Incidentally, I recently heard from a friend who knows a security official at Heathrow (London) who said around 50 handguns and an undisclosable number of bombs are recovered every week from hand luggage.. So yeah, if the security wasnt there then maybe more planes would get blown up.. I just wonder why they are so popular. The cross-borderness of it all?
Joined: Mar 31, 2004
Originally posted by Jim Yingst: But what we don't want is for it to be a forum that either (a) makes many users unhappy because they're getting involved in arguments or don't like the way they're being treated,
Surely involvement in an argument is very much a personal choice; do you really get users complaining that they became embroiled in an argument? I'd have thought that the Internet would be old enough now for everyone to get on with the notion that all opinions effectively become public domain.. I dont mind my opinion herein getting trashed.. I'd be interested to see in this particular case, just how much this thread would degenerate before it was locked (because that would at least give me chance to review some similarities I wonder about regarding the net and real life
Is there a correlation (as others have outlined) between a government's response of some individuals terrorising others with bombs, and some indivisuals terrorising other netizens with flames? Is a lockdown response appropriate? ("if you cant play nice, youre not going to be allowed to take bottles onto a plane/participate in the discussion?") Is it the only option? Do real life regulations and their models, work when applied to the internet? The flamers want this thread trashed.. What better way than get a moderator to delete it, justifying the action in that it's causing angst for some users. Did the moderators become the flamers' puppets? Do we get to the dsituation that anyone doing anyhting and justifying it as seeking to preserve something that they hold valuable, become subservient to the whim of those who seek to destroy that valuable thing?
I think the outline difference is that whether the thread persists or not, no-one actually dies from it (though this too is attaching some of that universal significance/worth of life to the argument; is it tangibly more than loss of words/effort, really?) [ March 03, 2008: Message edited by: Caius Jard ]
Joined: Jan 30, 2000
Well, in the past we've users avoiding MD because so much of the discussion became unpleasant. They usually didn't complain about it, they just avoided it. Which in turn made it harder to have lighthearted conversations, because there were few people around who were interested in that. Meanwhile if the moderators put any limits, I mean any limits at all, on what people can post (e.g. "don't call other posters idiots") then you get a certain number of posters who want to test those limits, and other posters who can see how those limits should apply to other people but don't see how they apply to them,and other people who want to spend all our time talking about what the rules should be, and it basically becomes one big ongoing headache to try to keep everyone happy.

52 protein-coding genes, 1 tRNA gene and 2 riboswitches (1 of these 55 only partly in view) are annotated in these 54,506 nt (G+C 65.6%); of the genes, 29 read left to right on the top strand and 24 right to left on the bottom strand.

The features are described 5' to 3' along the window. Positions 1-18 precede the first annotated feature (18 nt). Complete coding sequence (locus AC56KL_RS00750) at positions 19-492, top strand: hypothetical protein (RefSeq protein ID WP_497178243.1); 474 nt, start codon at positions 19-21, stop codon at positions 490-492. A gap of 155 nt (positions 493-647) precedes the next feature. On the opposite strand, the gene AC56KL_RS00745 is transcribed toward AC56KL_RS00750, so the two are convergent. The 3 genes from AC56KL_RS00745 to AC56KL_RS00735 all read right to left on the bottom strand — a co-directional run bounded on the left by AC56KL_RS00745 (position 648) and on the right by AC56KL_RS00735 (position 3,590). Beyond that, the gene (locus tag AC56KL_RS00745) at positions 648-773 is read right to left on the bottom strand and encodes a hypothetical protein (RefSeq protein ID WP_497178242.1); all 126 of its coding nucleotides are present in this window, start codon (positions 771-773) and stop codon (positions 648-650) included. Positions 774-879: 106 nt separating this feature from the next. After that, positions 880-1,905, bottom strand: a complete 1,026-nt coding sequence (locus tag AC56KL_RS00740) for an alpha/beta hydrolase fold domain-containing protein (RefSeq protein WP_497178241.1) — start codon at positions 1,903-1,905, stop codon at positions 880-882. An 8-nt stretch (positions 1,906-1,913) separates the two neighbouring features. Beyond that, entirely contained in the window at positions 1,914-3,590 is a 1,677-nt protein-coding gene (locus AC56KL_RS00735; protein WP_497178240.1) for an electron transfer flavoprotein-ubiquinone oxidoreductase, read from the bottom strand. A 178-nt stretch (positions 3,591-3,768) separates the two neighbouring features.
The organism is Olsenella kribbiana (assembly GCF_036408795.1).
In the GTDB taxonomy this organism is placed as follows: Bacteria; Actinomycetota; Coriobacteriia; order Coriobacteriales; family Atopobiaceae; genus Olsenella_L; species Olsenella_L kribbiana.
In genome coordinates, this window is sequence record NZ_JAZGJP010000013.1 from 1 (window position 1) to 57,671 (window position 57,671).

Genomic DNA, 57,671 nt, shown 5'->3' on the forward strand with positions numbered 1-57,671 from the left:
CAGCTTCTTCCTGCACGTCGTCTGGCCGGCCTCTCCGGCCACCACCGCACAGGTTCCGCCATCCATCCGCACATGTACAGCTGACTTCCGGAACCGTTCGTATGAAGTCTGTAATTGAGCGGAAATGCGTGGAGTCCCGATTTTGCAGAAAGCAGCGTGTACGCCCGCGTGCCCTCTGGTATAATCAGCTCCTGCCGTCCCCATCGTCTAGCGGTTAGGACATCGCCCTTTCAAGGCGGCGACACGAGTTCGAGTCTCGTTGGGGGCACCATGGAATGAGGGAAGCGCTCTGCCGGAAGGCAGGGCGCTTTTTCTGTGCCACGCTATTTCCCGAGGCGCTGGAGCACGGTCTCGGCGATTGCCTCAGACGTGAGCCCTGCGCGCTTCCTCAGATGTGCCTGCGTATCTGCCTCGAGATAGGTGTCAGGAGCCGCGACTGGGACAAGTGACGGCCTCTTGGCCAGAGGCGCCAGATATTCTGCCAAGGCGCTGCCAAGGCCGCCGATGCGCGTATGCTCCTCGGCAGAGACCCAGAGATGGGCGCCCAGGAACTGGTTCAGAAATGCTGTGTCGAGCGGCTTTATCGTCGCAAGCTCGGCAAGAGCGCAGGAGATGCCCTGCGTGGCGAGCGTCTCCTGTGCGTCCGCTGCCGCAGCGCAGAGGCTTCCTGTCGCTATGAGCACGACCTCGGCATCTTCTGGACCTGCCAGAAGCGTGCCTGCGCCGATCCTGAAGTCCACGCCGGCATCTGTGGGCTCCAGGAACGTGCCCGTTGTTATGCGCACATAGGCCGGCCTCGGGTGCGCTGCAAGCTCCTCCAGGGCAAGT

[Caius]: I think the outline difference is that whether the thread persists or not, no-one actually dies from it (though this too is attaching some of that universal significance/worth of life to the argument; is it tangibly more than loss of words/effort, really?)
Note too that the forum is deliberately titled "Meaningless Drivel" to try to keep people from taking it too seriously. The idea is that if you have a serious topic you want to discuss, there are better places on the net to do so. And if serious topics do get posted here, they may be deleted at any time, depending on the current moods of the moderators. But how great can the loss be, if it was posted in a forum titled "Meaningless Drivel" to begin with?
Is there a correlation (as others have outlined) between a government's response of some individuals terrorising others with bombs, and some indivisuals terrorising other netizens with flames?
No. None whatsoever. To suggest so is almost approaching limits of Godwin's law. Also, "indivisuals terrorising other netizens with flames" is arguably an unfair characterisation / paraphrasing of what I said. Most people don't flame a thread in MD by design; it degenerates into a flame because people react impetously. (IMHO, Politics should certainly be treated as drivel, but most people would disagree).
Yes, I am guilty of suggesting it (the only one in this thread, I think). To my defence, I was honestly trying to lighten this thread -- I was just done reading two very interesting links - one given in this thread (Ulf's reference to Schneier), the other listed at the top of the MD page(on fallacies).
Is a lockdown response appropriate? ("if you cant play nice, youre not going to be allowed to take bottles onto a plane/participate in the discussion?") Is it the only option? Do real life regulations and their models, work when applied to the internet?
Perhaps not. But the people who maintain the infrastructure to keep this forum going and moderate discussions are unpaid volunteers. They do what they deem appropriate.